Oxford researchers have been involved with the invention of a machine that can keep livers alive outside the body, which could increase the number of donor livers suitable for transplants.

At the moment, donor livers are covered with ice for up to 12 hours while they are being transported, but this technique can damage the blood vessels and solidify excess fat on the organ. This means that many donated livers are rejected and thrown away.

The new machine, called METRA, will allow livers to be stored for up to 24 hours, and can allow doctors to monitor whether they are functioning well enough to be implanted. Currently, the decision to use or reject a liver is based on its visual appearance.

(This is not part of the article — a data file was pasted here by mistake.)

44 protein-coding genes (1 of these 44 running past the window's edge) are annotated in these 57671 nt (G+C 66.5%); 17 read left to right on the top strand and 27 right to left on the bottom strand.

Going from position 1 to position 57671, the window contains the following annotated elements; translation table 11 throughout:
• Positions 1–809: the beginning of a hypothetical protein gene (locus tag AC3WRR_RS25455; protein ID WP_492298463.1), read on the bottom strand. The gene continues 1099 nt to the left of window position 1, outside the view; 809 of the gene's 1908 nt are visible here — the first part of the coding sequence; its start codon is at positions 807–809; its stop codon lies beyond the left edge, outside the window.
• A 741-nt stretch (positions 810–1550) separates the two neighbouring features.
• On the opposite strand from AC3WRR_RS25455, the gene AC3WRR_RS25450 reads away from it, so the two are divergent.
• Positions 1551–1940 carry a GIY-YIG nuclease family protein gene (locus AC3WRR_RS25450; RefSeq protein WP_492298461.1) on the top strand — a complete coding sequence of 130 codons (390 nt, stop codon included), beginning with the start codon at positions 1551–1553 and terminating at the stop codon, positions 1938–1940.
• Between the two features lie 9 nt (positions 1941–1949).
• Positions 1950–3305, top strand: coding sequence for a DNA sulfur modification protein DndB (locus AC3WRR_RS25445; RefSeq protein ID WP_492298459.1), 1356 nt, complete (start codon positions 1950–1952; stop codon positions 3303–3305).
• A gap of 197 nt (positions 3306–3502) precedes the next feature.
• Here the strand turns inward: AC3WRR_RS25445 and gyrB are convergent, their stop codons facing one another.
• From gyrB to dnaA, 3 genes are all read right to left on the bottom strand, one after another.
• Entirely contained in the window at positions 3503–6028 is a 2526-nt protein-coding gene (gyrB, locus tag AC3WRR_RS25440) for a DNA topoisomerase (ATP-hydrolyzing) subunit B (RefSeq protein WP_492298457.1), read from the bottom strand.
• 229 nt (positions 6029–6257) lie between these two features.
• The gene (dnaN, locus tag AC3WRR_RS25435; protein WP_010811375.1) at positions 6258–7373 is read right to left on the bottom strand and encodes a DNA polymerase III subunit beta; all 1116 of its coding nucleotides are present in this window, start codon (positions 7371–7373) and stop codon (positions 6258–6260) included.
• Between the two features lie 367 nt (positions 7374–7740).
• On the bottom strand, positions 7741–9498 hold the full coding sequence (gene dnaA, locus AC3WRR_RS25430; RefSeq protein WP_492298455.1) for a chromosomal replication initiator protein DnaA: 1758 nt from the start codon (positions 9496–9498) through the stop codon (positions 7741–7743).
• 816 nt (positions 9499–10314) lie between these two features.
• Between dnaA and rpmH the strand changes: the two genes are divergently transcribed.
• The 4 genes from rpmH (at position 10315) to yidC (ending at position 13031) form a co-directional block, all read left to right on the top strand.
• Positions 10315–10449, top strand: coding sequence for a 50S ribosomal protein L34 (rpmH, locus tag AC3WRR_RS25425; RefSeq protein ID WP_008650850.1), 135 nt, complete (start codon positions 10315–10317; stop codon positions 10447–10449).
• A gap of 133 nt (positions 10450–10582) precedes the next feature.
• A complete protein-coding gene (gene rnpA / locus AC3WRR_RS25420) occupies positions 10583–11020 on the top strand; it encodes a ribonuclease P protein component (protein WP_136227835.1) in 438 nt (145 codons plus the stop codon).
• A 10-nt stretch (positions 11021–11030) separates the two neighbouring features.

The machine was developed by Organox, an Oxford-based company with links to the university. Peter Friend, one its academic founders and its medical director, is Professor of Transplantation at Green Templeton college and Director of the Oxford Transplant Centre. Three other members of the Board of Directors work or have worked at Oxford University.